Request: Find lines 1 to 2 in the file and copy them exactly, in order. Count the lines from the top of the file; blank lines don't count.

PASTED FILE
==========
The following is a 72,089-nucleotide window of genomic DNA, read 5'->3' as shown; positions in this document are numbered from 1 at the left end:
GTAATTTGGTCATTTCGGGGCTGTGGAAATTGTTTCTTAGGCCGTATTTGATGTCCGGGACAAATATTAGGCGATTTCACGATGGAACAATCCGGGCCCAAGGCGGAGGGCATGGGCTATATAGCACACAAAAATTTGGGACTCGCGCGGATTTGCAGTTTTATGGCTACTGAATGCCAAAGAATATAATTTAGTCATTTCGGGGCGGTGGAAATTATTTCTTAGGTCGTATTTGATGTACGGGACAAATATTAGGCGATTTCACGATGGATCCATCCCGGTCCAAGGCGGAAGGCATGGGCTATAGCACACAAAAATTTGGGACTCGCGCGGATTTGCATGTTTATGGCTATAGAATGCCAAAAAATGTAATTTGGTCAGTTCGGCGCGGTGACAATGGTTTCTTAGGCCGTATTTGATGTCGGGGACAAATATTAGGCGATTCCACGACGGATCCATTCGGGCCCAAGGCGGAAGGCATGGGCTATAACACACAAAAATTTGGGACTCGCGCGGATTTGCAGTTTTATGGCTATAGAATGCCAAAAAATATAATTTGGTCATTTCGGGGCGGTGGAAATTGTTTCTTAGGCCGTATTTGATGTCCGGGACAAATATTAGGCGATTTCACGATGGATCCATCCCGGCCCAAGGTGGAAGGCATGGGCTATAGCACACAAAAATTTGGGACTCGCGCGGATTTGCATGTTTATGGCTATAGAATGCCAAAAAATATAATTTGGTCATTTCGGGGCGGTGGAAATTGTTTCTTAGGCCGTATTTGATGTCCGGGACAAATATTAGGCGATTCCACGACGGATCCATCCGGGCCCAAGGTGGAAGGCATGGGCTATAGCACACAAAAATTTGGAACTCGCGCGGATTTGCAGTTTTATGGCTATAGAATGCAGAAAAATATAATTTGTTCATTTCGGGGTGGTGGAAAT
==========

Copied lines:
The following is a 72,089-nucleotide window of genomic DNA, read 5'->3' as shown; positions in this document are numbered from 1 at the left end:
GTAATTTGGTCATTTCGGGGCTGTGGAAATTGTTTCTTAGGCCGTATTTGATGTCCGGGACAAATATTAGGCGATTTCACGATGGAACAATCCGGGCCCAAGGCGGAGGGCATGGGCTATATAGCACACAAAAATTTGGGACTCGCGCGGATTTGCAGTTTTATGGCTACTGAATGCCAAAGAATATAATTTAGTCATTTCGGGGCGGTGGAAATTATTTCTTAGGTCGTATTTGATGTACGGGACAAATATTAGGCGATTTCACGATGGATCCATCCCGGTCCAAGGCGGAAGGCATGGGCTATAGCACACAAAAATTTGGGACTCGCGCGGATTTGCATGTTTATGGCTATAGAATGCCAAAAAATGTAATTTGGTCAGTTCGGCGCGGTGACAATGGTTTCTTAGGCCGTATTTGATGTCGGGGACAAATATTAGGCGATTCCACGACGGATCCATTCGGGCCCAAGGCGGAAGGCATGGGCTATAACACACAAAAATTTGGGACTCGCGCGGATTTGCAGTTTTATGGCTATAGAATGCCAAAAAATATAATTTGGTCATTTCGGGGCGGTGGAAATTGTTTCTTAGGCCGTATTTGATGTCCGGGACAAATATTAGGCGATTTCACGATGGATCCATCCCGGCCCAAGGTGGAAGGCATGGGCTATAGCACACAAAAATTTGGGACTCGCGCGGATTTGCATGTTTATGGCTATAGAATGCCAAAAAATATAATTTGGTCATTTCGGGGCGGTGGAAATTGTTTCTTAGGCCGTATTTGATGTCCGGGACAAATATTAGGCGATTCCACGACGGATCCATCCGGGCCCAAGGTGGAAGGCATGGGCTATAGCACACAAAAATTTGGAACTCGCGCGGATTTGCAGTTTTATGGCTATAGAATGCAGAAAAATATAATTTGTTCATTTCGGGGTGGTGGAAAT